I’m a big fan of Shirley Jackson and Neil Gaiman, so when I heard THE CHILDREN’S HOME was comparable to their work, I knew I had to give it a look. I’m happy to say I did because this quirky, fantastical fairy tale is full of mystery and wonder. And although it’s not perfect, it’s pretty close to being so. If you’re in the mood for something out of the ordinary, give this book a try.
If you are not familiar with THE CHILDREN’S HOME, here is the plot synopsis courtesy of Scribner:
For fans of Shirley Jackson, Neil Gaiman, Roald Dahl, and Edward Gorey, a beguiling and disarming debut novel from an award-winning British author about a mysterious group of children who appear to a disfigured recluse and his country doctor—and the startling revelations their behavior evokes.
In a sprawling estate, willfully secluded, lives Morgan Fletcher, the disfigured heir to a fortune of mysterious origins. Morgan spends his days in quiet study, avoiding his reflection in mirrors and the lake at the end of his garden. One day, two children, Moira and David, appear. Morgan takes them in, giving them free reign of the mansion he shares with his housekeeper Engel. Then more children begin to show up.
Dr. Crane, the town physician and Morgan’s lone tether to the outside world, is as taken with the children as Morgan, and begins to spend more time in Morgan’s library. But the children behave strangely. They show a prescient understanding of Morgan’s past, and their bizarre discoveries in the mansion attics grow increasingly disturbing. Every day the children seem to disappear into the hidden rooms of the estate, and perhaps, into the hidden corners of Morgan’s mind.
The Children’s Home is a genre-defying, utterly bewitching masterwork, an inversion of modern fairy tales like The Chronicles of Narnia and The Golden Compass, in which children visit faraway lands to accomplish elusive tasks. Lambert writes from the perspective of the visited, weaving elements of psychological suspense, Jamesian stream of consciousness, and neo-gothic horror, to reveal the inescapable effects of abandonment, isolation, and the grotesque—as well as the glimmers of goodness—buried deep within the soul.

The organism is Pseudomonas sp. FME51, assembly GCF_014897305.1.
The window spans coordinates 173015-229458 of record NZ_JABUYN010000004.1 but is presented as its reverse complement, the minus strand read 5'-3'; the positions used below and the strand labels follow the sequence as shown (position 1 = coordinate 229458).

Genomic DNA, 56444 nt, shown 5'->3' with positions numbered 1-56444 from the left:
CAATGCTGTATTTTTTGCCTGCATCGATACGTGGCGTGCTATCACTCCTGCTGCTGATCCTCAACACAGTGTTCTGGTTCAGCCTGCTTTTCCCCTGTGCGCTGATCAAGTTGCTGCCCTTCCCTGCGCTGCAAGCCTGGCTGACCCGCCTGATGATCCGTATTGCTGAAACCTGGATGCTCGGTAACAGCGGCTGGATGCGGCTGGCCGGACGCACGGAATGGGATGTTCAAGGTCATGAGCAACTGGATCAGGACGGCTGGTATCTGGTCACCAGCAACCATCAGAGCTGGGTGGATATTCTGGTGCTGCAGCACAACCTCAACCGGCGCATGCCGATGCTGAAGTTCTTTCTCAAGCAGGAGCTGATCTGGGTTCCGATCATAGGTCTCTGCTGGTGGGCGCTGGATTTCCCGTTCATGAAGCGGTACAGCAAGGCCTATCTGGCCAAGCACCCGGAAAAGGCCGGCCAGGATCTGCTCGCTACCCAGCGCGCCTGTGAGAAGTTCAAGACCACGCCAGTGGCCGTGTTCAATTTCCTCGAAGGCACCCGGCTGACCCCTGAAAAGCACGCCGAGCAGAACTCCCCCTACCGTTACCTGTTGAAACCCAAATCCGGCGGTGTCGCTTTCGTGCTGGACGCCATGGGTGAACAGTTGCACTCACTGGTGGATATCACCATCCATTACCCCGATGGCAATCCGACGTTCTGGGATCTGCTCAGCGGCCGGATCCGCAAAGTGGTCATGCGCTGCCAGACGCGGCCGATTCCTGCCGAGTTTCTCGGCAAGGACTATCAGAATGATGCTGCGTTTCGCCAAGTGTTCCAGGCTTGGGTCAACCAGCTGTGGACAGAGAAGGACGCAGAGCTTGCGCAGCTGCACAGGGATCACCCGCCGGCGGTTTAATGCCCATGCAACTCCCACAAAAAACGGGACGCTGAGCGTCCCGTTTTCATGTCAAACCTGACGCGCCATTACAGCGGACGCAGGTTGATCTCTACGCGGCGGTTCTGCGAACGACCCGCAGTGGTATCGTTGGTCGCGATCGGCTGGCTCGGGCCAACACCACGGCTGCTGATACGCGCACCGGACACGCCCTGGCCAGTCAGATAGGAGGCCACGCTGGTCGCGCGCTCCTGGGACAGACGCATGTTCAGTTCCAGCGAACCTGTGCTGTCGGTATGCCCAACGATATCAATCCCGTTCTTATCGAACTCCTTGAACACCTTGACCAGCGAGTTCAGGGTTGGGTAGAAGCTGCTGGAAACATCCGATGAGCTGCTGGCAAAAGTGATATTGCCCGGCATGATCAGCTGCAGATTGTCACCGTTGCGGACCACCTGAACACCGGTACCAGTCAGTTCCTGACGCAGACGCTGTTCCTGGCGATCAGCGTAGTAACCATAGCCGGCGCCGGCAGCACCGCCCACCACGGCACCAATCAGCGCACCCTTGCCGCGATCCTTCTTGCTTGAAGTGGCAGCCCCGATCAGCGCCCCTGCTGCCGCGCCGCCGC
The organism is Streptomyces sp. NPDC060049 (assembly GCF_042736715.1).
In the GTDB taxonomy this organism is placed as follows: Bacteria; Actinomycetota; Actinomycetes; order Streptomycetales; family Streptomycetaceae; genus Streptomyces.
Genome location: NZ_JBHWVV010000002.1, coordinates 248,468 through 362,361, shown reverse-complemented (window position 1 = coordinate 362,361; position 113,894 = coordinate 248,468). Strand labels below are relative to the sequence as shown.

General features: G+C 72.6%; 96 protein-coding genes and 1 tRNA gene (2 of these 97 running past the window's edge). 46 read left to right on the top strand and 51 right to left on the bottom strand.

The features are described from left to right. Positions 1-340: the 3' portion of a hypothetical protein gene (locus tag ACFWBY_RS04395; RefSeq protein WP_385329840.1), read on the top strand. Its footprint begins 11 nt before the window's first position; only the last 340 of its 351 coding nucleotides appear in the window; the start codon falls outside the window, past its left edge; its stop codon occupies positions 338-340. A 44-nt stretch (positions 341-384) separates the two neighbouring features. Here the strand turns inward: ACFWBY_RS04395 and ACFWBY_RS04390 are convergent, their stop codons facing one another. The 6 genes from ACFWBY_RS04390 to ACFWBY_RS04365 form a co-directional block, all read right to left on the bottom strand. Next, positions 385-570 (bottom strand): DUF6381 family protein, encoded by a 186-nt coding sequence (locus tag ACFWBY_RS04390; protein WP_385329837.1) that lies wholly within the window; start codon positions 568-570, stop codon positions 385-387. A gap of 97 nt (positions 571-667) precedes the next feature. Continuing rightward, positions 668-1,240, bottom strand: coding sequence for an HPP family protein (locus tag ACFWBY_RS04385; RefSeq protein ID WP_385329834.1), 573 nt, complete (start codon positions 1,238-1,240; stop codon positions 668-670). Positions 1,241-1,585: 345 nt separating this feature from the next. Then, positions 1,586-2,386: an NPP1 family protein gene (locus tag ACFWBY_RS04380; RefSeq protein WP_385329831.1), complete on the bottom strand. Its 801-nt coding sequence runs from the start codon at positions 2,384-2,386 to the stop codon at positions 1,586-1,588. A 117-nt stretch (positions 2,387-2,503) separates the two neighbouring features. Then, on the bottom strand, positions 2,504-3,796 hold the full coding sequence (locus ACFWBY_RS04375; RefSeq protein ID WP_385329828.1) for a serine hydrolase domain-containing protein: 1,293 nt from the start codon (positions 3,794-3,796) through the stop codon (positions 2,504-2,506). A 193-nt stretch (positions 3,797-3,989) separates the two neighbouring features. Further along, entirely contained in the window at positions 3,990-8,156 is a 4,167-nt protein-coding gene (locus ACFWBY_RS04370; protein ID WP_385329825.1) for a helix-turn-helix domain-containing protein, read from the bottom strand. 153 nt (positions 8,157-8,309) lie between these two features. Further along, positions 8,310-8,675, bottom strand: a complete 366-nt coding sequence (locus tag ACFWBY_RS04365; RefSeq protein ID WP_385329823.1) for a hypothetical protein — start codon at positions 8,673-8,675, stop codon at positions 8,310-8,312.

The plot synopsis does this story a fair amount of justice, but it still cannot quite capture the breadth that the book encompasses. Despite its simplistic overtones, there’s much more going on inside the tale than the reader is first led to believe. And when everything comes full circle at the end, things go from odd to surreal very quickly.
THE CHILDREN’S HOME is written very well and flows smoothly as the story unfolds. I never ran across any “dry” areas where the story fell short, nor any slow spots that made the plot drag. Instead, the book moves deftly along at a nice clip.
The characters are realistic and engaging. I particularly like how Morgan is written. We are quickly given many reasons to like him despite his circumstances, and his interactions with the children are sometimes humorous. The children themselves are also interesting, nicely fleshed-out individuals with personalities as diverse as any group of kids anywhere.
But the plot of THE CHILDREN’S HOME is where this book shines…and yet, it is also part of the downside as well. Rife with creativity and imagination, this story is one you won’t soon forget after the book ends. But at the same time, there’s no solid resolution to the tale. We are given hints here and there as to what might be, but the reader is left to decide the truth for themselves. While this is not necessarily a huge negative, I would have liked more clarification.
Still, THE CHILDREN’S HOME is a win, and I recommend it. The story yanks you in from the start, and it never relinquishes its hold until the last word is read. I am going to mark down author Charles Lambert as an author to watch out for; I can’t wait to see what he does next.